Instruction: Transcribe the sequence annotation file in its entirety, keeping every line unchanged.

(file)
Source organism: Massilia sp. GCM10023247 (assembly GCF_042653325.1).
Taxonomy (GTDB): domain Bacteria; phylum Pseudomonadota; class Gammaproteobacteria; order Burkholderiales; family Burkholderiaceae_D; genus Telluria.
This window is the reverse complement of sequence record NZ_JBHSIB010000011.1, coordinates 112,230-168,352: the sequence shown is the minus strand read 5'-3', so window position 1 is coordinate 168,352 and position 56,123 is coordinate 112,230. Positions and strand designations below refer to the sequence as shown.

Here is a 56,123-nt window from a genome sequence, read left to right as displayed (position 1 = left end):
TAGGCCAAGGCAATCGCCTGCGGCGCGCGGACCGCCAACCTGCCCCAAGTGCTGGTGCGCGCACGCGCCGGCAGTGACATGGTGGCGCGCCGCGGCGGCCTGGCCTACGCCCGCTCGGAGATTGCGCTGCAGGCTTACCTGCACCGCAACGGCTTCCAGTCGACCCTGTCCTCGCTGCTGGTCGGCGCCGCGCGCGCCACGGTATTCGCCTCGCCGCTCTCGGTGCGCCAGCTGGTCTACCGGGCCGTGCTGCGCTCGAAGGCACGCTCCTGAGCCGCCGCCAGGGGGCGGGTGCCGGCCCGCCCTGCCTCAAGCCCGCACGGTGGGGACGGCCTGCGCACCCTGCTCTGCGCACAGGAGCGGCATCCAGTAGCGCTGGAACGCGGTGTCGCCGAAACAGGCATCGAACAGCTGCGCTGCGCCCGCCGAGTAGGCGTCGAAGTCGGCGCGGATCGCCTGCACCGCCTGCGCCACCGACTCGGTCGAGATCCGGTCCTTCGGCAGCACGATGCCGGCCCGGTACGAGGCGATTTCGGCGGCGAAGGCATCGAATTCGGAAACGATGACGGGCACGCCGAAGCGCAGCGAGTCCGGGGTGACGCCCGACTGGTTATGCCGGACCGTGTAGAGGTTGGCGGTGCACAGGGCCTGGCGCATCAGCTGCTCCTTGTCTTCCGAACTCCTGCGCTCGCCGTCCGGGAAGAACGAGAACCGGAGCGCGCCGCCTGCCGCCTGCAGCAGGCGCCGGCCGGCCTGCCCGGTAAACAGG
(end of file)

Source organism: Massilia sp. GCM10023247 (assembly GCF_042653325.1).
Taxonomy (GTDB): domain Bacteria; phylum Pseudomonadota; class Gammaproteobacteria; order Burkholderiales; family Burkholderiaceae_D; genus Telluria.
This window is the reverse complement of sequence record NZ_JBHSIB010000011.1, coordinates 112,230-168,352: the sequence shown is the minus strand read 5'-3', so window position 1 is coordinate 168,352 and position 56,123 is coordinate 112,230. Positions and strand designations below refer to the sequence as shown.

Here is a 56,123-nt window from a genome sequence, read left to right as displayed (position 1 = left end):
TAGGCCAAGGCAATCGCCTGCGGCGCGCGGACCGCCAACCTGCCCCAAGTGCTGGTGCGCGCACGCGCCGGCAGTGACATGGTGGCGCGCCGCGGCGGCCTGGCCTACGCCCGCTCGGAGATTGCGCTGCAGGCTTACCTGCACCGCAACGGCTTCCAGTCGACCCTGTCCTCGCTGCTGGTCGGCGCCGCGCGCGCCACGGTATTCGCCTCGCCGCTCTCGGTGCGCCAGCTGGTCTACCGGGCCGTGCTGCGCTCGAAGGCACGCTCCTGAGCCGCCGCCAGGGGGCGGGTGCCGGCCCGCCCTGCCTCAAGCCCGCACGGTGGGGACGGCCTGCGCACCCTGCTCTGCGCACAGGAGCGGCATCCAGTAGCGCTGGAACGCGGTGTCGCCGAAACAGGCATCGAACAGCTGCGCTGCGCCCGCCGAGTAGGCGTCGAAGTCGGCGCGGATCGCCTGCACCGCCTGCGCCACCGACTCGGTCGAGATCCGGTCCTTCGGCAGCACGATGCCGGCCCGGTACGAGGCGATTTCGGCGGCGAAGGCATCGAATTCGGAAACGATGACGGGCACGCCGAAGCGCAGCGAGTCCGGGGTGACGCCCGACTGGTTATGCCGGACCGTGTAGAGGTTGGCGGTGCACAGGGCCTGGCGCATCAGCTGCTCCTTGTCTTCCGAACTCCTGCGCTCGCCGTCCGGGAAGAACGAGAACCGGAGCGCGCCGCCTGCCGCCTGCAGCAGGCGCCGGCCGGCCTGCCCGGTAAACAGG